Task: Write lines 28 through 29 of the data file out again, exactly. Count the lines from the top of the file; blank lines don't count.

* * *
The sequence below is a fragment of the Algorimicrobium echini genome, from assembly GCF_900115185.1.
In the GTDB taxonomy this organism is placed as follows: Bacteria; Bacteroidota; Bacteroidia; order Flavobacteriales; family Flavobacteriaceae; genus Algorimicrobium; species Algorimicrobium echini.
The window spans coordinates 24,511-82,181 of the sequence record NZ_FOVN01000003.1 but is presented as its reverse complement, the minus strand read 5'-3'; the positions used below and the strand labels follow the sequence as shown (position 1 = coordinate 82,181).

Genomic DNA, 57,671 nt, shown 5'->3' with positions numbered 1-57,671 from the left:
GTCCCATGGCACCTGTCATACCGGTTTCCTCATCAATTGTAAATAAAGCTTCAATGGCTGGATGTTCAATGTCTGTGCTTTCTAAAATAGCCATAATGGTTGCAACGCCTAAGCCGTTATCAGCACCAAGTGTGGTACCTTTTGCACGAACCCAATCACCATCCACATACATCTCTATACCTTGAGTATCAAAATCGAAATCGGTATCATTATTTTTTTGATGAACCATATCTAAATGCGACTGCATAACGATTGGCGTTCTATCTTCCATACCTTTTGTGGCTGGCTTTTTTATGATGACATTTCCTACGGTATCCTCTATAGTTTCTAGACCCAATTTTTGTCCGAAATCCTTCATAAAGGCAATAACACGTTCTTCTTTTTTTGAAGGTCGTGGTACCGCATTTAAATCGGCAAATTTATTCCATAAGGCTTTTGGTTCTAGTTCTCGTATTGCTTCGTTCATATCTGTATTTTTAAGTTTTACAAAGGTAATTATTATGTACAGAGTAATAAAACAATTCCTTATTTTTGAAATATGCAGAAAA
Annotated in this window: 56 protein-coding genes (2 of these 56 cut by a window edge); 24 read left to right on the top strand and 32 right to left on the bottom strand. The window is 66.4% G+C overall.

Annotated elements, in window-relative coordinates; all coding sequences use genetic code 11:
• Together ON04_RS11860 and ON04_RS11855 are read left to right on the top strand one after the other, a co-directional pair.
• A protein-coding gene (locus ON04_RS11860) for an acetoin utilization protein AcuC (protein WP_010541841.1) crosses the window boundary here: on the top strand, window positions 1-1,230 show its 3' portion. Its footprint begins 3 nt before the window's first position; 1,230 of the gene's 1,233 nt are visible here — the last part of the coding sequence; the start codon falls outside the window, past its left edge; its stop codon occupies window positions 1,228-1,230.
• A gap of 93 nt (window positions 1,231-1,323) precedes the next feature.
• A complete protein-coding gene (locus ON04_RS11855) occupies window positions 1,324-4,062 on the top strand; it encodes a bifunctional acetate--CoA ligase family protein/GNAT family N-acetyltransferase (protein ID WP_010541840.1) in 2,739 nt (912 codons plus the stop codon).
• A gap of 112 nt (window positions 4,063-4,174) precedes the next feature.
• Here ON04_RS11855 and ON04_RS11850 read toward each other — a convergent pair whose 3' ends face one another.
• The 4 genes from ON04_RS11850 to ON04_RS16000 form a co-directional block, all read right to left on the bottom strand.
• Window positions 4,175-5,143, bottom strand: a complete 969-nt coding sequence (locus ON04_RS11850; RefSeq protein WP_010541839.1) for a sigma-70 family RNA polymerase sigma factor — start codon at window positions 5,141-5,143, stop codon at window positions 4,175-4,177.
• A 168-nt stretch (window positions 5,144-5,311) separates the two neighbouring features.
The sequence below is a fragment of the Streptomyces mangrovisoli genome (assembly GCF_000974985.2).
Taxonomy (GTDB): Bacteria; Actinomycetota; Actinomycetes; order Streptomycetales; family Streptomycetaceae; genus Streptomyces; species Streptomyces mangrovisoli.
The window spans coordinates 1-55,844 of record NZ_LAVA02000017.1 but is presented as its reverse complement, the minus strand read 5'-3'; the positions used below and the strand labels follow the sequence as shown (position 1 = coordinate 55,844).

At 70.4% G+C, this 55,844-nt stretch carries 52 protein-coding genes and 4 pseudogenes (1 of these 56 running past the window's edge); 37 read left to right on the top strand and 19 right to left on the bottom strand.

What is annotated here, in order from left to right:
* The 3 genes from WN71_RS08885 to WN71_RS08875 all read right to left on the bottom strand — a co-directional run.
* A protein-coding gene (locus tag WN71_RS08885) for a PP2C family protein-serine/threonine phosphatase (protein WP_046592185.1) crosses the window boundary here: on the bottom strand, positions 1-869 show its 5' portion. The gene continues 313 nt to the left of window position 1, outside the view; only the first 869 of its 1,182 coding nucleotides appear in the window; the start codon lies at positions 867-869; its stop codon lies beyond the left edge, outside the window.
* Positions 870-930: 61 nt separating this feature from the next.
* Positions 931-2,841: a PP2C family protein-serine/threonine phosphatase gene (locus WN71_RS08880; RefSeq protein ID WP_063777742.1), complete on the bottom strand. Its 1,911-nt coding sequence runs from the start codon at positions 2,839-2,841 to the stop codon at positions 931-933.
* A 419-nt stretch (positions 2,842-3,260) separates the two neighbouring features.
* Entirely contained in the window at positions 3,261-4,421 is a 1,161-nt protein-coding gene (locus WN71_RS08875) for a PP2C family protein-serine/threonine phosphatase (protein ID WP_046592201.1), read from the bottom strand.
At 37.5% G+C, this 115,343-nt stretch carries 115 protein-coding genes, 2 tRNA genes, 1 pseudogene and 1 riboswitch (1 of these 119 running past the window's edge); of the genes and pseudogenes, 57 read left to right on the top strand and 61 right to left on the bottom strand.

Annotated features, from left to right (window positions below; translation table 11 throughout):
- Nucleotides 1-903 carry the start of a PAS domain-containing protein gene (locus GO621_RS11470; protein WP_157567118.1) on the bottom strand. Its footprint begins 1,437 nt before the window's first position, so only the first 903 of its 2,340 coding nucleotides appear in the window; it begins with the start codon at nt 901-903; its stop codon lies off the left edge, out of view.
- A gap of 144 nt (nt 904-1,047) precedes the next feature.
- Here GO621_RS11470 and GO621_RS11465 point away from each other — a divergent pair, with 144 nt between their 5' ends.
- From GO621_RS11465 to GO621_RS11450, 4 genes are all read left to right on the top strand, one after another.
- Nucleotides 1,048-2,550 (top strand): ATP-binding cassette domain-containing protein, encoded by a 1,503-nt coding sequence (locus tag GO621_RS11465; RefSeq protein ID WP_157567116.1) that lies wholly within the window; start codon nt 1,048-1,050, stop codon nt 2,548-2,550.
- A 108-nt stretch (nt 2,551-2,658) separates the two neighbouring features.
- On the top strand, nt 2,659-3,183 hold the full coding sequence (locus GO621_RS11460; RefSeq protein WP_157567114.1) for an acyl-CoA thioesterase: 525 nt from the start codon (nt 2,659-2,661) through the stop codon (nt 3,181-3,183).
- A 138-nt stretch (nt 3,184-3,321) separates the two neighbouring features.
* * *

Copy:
At 37.5% G+C, this 115,343-nt stretch carries 115 protein-coding genes, 2 tRNA genes, 1 pseudogene and 1 riboswitch (1 of these 119 running past the window's edge); of the genes and pseudogenes, 57 read left to right on the top strand and 61 right to left on the bottom strand.

Annotated features, from left to right (window positions below; translation table 11 throughout):